Photo: President Anthony Carmona (right) swears in Prime Minister Dr Keith Rowley. (Copyright Reuters)
Photo: President Anthony Carmona (right) swears in Prime Minister Dr Keith Rowley.
(Copyright Reuters)

Accordingly, if the President were to act on the basis that he has an unrestricted or discretionary power to withhold assent he would seriously misdirect himself.

The second seed of constitutional misinterpretation lies within the statement regarding the President’s alleged remit in the case of legislation to: assess the “democratic well being of the Republic” and “to heed and acknowledge the impressive jurisprudential arguments, in and out of the Parliament, by the public at large, both for and against the various legislative amendments, inclusive of those concerning privacy and fundamental rights and freedoms.”

Resolution of those arguments is for the Courts. Authority to reject legislation not consistent with our democratic well being does not reside in the President.

He has no power to take a view of the merits of legislation different from that of the Parliament as expressed in a simple or special majority. If he thinks otherwise he will again misdirect himself.

Photo: Trinidad and Tobago President Anthony Carmona is snapped before a meeting with China President Xi Jingping in Port of Spain on 2 June 2013. (Copyright Frederic Dubray/AFP 2016/Wired868)
Photo: Trinidad and Tobago President Anthony Carmona is snapped before a meeting with China President Xi Jingping in Port of Spain on 2 June 2013.
(Copyright Frederic Dubray/AFP 2016/Wired868)

Assessing legislation specifically by reference to our democratic well being is the Judiciary’s call under section 13 (1) of the Constitution in respect of special majority legislation, by reference to a stated test namely, if the Act “is shown not to be reasonably justifiable in a society that has proper respect for the rights and freedoms of the individual.”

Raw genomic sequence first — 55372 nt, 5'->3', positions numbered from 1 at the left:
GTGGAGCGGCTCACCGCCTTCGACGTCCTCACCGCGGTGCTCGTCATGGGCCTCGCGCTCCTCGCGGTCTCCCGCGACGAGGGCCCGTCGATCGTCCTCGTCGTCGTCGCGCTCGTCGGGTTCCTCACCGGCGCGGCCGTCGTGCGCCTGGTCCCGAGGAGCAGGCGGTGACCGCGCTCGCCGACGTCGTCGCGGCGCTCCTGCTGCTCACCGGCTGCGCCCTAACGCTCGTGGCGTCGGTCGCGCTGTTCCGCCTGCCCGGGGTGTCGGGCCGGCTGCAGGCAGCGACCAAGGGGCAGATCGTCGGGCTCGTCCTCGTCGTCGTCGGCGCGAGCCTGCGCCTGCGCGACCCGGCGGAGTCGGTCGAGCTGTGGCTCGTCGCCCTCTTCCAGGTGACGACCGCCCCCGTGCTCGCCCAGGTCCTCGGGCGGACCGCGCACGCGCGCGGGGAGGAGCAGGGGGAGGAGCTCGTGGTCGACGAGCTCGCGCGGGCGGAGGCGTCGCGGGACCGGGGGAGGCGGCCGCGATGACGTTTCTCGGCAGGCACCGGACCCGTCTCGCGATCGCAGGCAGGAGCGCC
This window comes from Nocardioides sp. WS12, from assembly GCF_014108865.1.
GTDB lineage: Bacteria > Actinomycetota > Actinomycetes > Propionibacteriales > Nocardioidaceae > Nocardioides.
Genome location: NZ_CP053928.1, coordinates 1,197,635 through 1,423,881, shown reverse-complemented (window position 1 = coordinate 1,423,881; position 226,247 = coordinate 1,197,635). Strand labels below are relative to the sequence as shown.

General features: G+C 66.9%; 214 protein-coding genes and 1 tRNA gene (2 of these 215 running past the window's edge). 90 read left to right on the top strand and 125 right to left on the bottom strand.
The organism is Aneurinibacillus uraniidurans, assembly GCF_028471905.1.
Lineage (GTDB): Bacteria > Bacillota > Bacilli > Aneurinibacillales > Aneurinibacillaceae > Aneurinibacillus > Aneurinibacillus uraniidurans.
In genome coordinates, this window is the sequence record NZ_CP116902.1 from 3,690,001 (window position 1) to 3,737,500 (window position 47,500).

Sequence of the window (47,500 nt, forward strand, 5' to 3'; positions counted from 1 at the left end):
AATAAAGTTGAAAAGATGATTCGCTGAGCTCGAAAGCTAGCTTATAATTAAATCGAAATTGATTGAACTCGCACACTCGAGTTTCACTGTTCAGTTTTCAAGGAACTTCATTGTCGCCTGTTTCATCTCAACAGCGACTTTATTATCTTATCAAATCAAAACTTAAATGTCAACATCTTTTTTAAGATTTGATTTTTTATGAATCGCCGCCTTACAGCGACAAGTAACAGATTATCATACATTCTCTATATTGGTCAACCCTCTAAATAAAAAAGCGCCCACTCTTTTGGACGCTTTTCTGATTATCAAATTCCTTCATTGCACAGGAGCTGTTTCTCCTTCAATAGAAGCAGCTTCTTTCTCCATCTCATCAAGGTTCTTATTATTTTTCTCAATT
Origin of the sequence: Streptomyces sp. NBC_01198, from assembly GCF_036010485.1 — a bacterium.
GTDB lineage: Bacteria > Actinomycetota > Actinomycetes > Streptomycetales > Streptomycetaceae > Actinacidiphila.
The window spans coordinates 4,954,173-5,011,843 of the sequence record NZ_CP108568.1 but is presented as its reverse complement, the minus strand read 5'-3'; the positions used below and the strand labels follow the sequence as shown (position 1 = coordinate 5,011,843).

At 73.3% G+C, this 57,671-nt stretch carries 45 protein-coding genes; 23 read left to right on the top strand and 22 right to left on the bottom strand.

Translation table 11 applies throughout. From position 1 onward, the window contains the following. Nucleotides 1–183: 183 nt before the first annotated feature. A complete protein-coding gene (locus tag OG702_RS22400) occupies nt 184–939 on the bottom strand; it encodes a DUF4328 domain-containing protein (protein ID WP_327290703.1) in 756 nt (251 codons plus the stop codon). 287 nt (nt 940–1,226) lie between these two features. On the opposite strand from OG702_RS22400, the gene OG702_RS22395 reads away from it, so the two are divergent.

For those who wish to remind themselves of my comments on the SSA amendment, please refer to my column published on Sunday 15 May 2016 entitled A land of perceptions.

In a manner of speaking there was an actual case of withholding assent last week.  I refer to the jury, which withheld assent to the prosecution’s case in the high profile murder case concerning Vindra Naipaul-Coolman.

I am among those who firmly believe in the jury system with the possible exceptions of complicated fraud cases and terrorist offences.

Nevertheless, the public is rightly concerned about another spectacular failure in police detection work if the real perpetrators were not found and about what value was obtained from the cost of the prosecution.

Photo: Former Extra Foods CEO Vindra Naipaul-Coolman, 52, was kidnapped on 19 December 2006. Her body was never found and she is believed to have been sawed up and disposed at sea by her kidnappers. (Courtesy Indo Caribbean World)
Photo: Former Extra Foods CEO Vindra Naipaul-Coolman, 52, was kidnapped on 19 December 2006.
Her body was never found and she is believed to have been sawed up and disposed at sea by her kidnappers.
(Courtesy Indo Caribbean World)

En passant, there has been no press release “heeding and acknowledging” the unprecedented public outcry about certain of the Independent Senators.

Yet another week has passed in which the only output was governance confusion.

AboutMartin Daly

Martin Daly